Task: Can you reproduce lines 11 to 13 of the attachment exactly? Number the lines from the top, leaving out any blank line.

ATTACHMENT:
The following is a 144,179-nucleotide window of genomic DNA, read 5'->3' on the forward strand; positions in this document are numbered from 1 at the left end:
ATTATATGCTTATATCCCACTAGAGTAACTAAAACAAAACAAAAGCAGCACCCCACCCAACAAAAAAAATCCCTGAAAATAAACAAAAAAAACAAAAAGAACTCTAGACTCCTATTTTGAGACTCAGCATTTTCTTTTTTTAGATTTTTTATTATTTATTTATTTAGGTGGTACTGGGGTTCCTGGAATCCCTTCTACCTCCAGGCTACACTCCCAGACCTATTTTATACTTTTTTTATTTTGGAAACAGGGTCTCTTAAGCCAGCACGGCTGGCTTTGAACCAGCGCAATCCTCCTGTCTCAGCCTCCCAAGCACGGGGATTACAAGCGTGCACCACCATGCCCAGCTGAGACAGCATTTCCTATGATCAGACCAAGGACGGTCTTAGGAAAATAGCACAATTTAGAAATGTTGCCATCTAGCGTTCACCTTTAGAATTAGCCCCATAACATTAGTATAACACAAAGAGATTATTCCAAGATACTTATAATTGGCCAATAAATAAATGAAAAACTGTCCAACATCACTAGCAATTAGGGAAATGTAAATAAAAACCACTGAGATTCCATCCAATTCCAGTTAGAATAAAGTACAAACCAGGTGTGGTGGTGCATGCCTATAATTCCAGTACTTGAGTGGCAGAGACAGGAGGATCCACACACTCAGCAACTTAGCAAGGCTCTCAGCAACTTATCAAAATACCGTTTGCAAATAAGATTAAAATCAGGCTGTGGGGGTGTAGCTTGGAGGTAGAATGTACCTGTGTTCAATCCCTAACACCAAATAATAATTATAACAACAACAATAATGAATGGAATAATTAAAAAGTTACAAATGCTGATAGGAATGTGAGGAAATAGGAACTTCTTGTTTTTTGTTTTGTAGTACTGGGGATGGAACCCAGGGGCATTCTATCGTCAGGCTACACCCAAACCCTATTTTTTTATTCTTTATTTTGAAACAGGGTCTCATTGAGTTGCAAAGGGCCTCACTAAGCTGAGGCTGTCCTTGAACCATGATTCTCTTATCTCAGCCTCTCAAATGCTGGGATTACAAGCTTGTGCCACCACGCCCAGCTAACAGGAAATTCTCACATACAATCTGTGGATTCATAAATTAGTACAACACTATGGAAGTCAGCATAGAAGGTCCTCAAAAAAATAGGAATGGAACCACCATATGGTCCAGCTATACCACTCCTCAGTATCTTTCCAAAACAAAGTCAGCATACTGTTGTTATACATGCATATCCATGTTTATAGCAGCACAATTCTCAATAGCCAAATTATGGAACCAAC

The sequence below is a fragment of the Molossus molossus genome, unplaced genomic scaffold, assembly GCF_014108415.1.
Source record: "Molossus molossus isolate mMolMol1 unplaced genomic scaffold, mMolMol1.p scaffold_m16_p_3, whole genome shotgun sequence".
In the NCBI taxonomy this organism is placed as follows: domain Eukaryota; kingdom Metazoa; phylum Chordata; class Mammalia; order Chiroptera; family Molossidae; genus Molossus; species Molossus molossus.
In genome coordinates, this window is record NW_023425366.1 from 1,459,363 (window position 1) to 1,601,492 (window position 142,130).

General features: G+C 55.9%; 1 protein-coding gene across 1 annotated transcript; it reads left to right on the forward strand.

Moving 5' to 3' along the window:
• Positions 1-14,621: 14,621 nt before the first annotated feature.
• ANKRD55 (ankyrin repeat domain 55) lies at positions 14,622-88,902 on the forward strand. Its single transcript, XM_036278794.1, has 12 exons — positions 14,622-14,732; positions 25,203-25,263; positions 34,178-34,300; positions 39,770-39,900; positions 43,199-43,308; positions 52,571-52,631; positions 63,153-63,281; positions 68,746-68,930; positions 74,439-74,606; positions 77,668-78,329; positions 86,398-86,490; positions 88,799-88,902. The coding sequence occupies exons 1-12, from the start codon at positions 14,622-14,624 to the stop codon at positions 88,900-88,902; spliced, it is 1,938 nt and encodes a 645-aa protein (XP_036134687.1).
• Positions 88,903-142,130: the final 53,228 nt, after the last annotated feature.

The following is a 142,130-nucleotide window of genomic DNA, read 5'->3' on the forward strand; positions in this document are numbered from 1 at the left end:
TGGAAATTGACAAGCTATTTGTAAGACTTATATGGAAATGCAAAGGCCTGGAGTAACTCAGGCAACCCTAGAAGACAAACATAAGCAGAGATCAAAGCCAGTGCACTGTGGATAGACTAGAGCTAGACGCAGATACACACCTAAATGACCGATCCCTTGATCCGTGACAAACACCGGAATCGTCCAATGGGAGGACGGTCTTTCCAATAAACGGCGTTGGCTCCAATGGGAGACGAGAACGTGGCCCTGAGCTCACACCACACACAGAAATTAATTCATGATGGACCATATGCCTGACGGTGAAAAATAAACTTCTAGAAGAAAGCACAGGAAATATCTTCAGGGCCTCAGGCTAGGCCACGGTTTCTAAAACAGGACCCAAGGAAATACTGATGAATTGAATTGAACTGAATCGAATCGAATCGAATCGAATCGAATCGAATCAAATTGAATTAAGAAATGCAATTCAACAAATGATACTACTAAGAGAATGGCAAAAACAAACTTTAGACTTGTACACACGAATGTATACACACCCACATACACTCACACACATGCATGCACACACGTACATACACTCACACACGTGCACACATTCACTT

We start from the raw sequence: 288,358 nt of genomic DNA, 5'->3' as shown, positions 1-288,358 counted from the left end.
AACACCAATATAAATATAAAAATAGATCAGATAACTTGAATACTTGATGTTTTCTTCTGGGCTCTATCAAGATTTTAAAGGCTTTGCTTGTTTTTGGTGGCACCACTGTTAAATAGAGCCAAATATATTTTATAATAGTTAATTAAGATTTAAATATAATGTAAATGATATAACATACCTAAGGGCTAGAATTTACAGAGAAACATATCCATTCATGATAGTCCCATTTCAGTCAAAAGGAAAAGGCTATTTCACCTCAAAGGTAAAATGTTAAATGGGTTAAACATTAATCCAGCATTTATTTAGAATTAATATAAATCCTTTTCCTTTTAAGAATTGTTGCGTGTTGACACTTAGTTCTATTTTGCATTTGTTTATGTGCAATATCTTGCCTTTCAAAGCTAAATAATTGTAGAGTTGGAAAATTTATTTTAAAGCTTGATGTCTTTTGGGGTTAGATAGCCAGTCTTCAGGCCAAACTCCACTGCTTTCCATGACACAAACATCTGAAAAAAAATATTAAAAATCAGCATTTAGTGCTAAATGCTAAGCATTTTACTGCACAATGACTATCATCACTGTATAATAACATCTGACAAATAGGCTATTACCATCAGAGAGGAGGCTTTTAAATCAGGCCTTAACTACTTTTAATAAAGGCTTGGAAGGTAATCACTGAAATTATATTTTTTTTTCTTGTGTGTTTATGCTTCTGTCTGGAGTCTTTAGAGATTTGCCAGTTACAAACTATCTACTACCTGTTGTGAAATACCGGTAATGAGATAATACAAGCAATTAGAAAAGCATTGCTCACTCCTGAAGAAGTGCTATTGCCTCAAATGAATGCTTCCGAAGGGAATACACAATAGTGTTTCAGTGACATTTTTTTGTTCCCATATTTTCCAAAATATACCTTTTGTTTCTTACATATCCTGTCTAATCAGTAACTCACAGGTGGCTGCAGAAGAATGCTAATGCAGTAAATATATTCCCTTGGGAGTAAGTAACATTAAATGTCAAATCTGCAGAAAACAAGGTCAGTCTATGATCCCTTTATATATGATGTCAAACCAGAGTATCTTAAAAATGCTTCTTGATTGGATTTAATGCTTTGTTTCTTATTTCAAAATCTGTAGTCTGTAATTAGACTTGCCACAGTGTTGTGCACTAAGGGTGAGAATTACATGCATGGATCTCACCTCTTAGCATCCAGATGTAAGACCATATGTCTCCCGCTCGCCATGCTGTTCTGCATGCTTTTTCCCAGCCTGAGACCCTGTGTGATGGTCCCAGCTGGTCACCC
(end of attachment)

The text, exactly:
• Positions 88,903-142,130: the final 53,228 nt, after the last annotated feature.

The following is a 142,130-nucleotide window of genomic DNA, read 5'->3' on the forward strand; positions in this document are numbered from 1 at the left end:
TGGAAATTGACAAGCTATTTGTAAGACTTATATGGAAATGCAAAGGCCTGGAGTAACTCAGGCAACCCTAGAAGACAAACATAAGCAGAGATCAAAGCCAGTGCACTGTGGATAGACTAGAGCTAGACGCAGATACACACCTAAATGACCGATCCCTTGATCCGTGACAAACACCGGAATCGTCCAATGGGAGGACGGTCTTTCCAATAAACGGCGTTGGCTCCAATGGGAGACGAGAACGTGGCCCTGAGCTCACACCACACACAGAAATTAATTCATGATGGACCATATGCCTGACGGTGAAAAATAAACTTCTAGAAGAAAGCACAGGAAATATCTTCAGGGCCTCAGGCTAGGCCACGGTTTCTAAAACAGGACCCAAGGAAATACTGATGAATTGAATTGAACTGAATCGAATCGAATCGAATCGAATCGAATCGAATCAAATTGAATTAAGAAATGCAATTCAACAAATGATACTACTAAGAGAATGGCAAAAACAAACTTTAGACTTGTACACACGAATGTATACACACCCACATACACTCACACACATGCATGCACACACGTACATACACTCACACACGTGCACACATTCACTT